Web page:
With this blog we would like to give a picture of project management in the role of transport and planning used in Boskalis and DB Schenker. As mentioned in the previous blog post, the differences between these companies, as well as their Dutch counterparts, will be discussed. We will look at both operational and cultural differences, with the focus on project management.
Boskalis was visited in the songdo International Business District of Seoul where they are currently working on a land recovery project for Daewoo E&C. The total value of the contract amounts to approximately € 80 million. They use the dredger “Oranje” to deepen the canals into the harbor up to 16 meters deep. The sand they suck up from the bottom is used to create more land to build on. The newly created land will be used for residential and commercial developments. They are creating land of 2,2 km by 1 km and need a total of 23 million cubic meters of sand. During our stay we visited the site and saw we the dredger unload its sand through a pipe with a diameter of 1 meter. The project is executed by a team of 30 people, which consists of a project manager, deputy project manager, two superintendents and supportive staff. The senior staff are all from the Netherlands and they employ 4 translators to communicate with the local people.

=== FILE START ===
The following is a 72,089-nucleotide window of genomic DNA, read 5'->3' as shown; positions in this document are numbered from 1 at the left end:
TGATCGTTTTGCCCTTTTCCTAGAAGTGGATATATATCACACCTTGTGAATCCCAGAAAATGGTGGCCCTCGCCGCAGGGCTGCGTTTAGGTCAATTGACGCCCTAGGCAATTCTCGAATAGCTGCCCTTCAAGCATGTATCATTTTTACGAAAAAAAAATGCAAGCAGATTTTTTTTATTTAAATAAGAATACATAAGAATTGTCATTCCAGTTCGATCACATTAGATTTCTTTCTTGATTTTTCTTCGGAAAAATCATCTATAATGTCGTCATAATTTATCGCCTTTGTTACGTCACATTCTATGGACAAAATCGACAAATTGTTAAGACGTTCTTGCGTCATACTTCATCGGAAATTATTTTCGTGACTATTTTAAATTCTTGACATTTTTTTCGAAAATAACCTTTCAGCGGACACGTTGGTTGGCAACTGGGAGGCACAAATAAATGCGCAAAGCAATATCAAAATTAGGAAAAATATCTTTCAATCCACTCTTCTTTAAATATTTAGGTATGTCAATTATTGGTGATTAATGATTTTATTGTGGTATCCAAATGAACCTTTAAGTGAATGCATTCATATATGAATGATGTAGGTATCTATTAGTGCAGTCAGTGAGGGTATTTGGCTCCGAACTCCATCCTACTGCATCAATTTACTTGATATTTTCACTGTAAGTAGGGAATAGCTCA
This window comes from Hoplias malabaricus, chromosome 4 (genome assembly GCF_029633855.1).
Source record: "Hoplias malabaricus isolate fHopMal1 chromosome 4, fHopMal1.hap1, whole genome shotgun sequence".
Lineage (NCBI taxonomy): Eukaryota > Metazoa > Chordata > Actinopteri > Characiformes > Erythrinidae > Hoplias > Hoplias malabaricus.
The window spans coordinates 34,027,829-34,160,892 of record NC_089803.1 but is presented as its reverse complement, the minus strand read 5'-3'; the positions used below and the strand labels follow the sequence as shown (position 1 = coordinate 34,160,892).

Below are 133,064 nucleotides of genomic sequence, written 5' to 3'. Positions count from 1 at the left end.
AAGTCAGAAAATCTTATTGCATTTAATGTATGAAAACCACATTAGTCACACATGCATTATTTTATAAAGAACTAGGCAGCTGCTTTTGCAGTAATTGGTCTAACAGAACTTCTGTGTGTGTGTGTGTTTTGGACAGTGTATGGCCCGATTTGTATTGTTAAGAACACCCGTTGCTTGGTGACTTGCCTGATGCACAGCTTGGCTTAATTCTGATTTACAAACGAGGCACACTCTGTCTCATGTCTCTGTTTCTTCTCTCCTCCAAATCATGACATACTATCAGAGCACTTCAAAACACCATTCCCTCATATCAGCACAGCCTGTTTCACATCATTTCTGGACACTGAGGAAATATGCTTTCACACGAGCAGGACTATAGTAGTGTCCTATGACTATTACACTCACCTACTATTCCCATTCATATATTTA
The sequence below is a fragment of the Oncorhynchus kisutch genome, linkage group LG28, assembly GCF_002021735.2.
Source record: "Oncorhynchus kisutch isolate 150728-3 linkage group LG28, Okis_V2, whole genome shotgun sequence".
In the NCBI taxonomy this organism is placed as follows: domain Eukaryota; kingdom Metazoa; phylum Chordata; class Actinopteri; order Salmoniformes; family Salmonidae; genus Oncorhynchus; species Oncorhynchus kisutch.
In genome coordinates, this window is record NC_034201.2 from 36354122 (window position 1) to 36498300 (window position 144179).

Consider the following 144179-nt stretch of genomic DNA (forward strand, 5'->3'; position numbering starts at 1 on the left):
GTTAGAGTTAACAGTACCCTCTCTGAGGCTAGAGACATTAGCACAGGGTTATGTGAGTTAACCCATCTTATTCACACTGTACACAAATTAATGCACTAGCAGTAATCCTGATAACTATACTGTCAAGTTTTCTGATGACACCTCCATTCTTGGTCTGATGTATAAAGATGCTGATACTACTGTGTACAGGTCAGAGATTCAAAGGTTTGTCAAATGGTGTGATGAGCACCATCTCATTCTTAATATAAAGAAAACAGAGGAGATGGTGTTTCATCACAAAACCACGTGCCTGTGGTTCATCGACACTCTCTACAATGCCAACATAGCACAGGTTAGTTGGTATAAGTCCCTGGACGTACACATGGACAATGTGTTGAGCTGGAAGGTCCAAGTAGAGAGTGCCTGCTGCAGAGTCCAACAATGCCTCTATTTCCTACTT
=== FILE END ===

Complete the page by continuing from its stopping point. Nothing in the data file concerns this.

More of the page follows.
From a cultural perspective we noticed that the Dutch workers adapt to the Korean standards. In the morning there is always a Dutch employee present at the briefing and exercises.
At DB Schenker its hard to speak of project management, because DB Schenker starts a long lasting relation with a client without specific milestones or end date. DB schenker has one kind of project, which they call global projects and consists of building gas power plants. Since we focus on the role of transport and planning, this wasn’t discussed any further. From a cultural perspective the company is managed by Korean people, so the culture is Korean orientated. The big difference between Korea and the Netherlands is the long working weeks. Koreans work 2,256 hours a year, compared to around 1.920 in the Netherlands.
This was the final blog for the study trip to Asia. We hope you enjoyed reading the blog as much as we enjoyed our trip!